The Washington Post
Sunday, March 30th, 2008
For almost three decades, Reza Pahlavi has been a strong voice for freedom and democracy the world over. Now, with the support of freedom seekers around the world, he is ready to lead an international effort for a new era in his native country.
A letter to the World
The recent parliamentary election in Iran, and, for that matter, all previous elections, have been a travesty, a sad farce, with the ruling government again making promises it cannot fulfill. During 28 years of involvement as a secular democrat, I have watched with sorrow the political and economic catastrophes that have destroyed the hopes and lives of the Iranian people. I have been fortunate through these years to be living in freedom; but still, my heart and my roots are in Iran.
Others have not been so fortunate. More than two-thirds of the population of Iran are under the age of 30. That means they have spent all their lives, so far, under the oppressive rule that began in 1979 when Ayatollah Khomeini and his Islamic extremists seized control. They have not known the prosperity and security enjoyed by many children living in the free world; instead, they have endured poverty and fear.
Iran’s youth demand a new vision
This is a generation that is longing for change. The youth of Iran grow increasingly frustrated and rebellious under an antiquated clerical system that invades every aspect of their lives. They are denied opportunity while the government funds murderous terrorist activities and squanders billions on issues that have no relevance to the interests and prosperity of the Iranian people. Furthermore, in today’s era of globalization, they are increasingly alarmed at the isolation of Iran from the international community.
Young Iranians are not alone in their demand for fundamental change. Joining them are human rights crusaders, women who have lost their freedom under the ruling cleric, religious minorities and ethnic communities treated as second-class citizens or worse, academics denied intellectual freedom, labor leaders unable to speak for workers’ rights as they should, and news media muzzled or shut down.
This frustration, this anger, can be harnessed as a positive, unstoppable force, a wave that brings about change in Iran. With the support of the international community, a new era can begin in this ancient, much loved country-a country full of promise and great potential.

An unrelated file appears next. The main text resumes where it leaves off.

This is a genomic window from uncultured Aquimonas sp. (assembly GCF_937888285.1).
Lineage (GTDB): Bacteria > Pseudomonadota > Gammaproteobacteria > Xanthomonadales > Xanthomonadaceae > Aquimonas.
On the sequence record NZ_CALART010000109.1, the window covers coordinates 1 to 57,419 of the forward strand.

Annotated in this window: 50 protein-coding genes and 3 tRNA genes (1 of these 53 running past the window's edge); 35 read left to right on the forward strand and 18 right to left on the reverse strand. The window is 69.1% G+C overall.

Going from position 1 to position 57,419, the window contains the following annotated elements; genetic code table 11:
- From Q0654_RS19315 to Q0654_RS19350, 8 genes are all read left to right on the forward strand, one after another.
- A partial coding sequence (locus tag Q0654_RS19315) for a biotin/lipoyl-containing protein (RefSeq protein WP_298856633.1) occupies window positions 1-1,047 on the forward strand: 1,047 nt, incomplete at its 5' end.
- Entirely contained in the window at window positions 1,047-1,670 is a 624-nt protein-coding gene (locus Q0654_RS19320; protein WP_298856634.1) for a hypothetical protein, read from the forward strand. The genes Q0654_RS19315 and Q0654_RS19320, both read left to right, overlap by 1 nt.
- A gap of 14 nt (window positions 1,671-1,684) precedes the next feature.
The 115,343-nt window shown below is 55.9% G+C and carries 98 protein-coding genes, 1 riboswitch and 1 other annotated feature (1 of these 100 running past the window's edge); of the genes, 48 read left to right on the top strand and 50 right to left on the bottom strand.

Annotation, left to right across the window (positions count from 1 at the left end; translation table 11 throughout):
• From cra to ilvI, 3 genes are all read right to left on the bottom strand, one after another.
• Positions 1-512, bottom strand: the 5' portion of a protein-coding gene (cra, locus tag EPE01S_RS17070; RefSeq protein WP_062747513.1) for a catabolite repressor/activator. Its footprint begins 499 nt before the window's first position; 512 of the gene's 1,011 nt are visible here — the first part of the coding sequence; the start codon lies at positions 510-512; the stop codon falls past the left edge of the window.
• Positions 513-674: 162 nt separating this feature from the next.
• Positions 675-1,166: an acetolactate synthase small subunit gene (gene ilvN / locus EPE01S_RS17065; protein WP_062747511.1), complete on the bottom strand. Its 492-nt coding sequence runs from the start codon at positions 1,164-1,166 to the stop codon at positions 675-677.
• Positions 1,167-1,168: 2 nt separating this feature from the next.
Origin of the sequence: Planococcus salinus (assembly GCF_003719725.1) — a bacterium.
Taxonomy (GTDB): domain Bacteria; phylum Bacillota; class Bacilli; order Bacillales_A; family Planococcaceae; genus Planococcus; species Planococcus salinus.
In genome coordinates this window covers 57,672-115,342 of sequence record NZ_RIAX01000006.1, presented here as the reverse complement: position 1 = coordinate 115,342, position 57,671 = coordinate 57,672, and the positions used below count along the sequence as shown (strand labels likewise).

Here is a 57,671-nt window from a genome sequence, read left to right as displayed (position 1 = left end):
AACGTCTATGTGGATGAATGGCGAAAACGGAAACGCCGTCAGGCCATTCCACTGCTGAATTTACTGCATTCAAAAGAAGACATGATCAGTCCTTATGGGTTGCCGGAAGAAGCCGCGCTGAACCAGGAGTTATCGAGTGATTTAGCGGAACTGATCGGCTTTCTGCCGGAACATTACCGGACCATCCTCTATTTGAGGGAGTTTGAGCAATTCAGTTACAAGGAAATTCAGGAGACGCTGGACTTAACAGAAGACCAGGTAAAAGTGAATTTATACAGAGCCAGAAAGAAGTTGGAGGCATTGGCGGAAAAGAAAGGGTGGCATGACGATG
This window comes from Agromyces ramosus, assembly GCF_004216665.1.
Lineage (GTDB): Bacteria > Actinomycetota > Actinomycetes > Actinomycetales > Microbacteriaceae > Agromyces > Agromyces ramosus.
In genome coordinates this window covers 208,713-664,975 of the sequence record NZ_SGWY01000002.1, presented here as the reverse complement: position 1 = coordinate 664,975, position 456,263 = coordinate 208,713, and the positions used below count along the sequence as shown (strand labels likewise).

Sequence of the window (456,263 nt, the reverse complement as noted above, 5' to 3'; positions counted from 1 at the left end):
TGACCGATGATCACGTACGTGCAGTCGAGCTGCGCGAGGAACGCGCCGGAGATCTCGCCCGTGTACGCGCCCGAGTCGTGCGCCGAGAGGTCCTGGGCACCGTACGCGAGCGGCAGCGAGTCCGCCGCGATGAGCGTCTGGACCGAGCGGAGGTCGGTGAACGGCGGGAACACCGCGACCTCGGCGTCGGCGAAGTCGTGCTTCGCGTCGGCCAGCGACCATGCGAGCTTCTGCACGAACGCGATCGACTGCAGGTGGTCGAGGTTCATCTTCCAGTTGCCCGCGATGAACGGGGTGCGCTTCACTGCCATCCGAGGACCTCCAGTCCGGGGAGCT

I am not talking about a violent revolution; I am talking about a collective will of the people, similar to what we have witnessed in India, Poland, South Africa, Ukraine, and many of the former USSR states. Call it a velvet revolution or an orange revolution-Whatever the term, the goal is for a peaceful democratic conversion.
Longing to see freedom thrive
When I left Iran in 1978, I had the opportunity of completing my pilot’s training in the United States Air Force, completing my education at the University of Southern California, and forming and raising a family in the United States. My experiences of life in America and other democratic nations have given me a deep appreciation for and dedication to the values of freedom and democracy. But my emotions, like those of many Iranians around the globe, remain tied to our ancient homeland. We long to see freedom thrive there again and dream of the day we can finally return home.
Our goal is nothing less than respect and dignity for all Iranians, observance of human rights for all citizens, programs to address critical social and economic problems, and harmonious, peaceful relations with Middle Eastern neighbors, the West, and the broader international community.
A symbol of this will be the restoration of the true colors of Iran-the flag bearing the lion and the sun-a visual declaration for the world that Iran is once and for all a free, open and secular society, with a government truly representing the hopes and aspirations of Iranians today and for future generations.
Therefore, I invite you to join me alongside committed groups in Iran and around the world who share this vision.
Change must come. Change will come. And, as always, I dedicate myself to a future democratic Iran.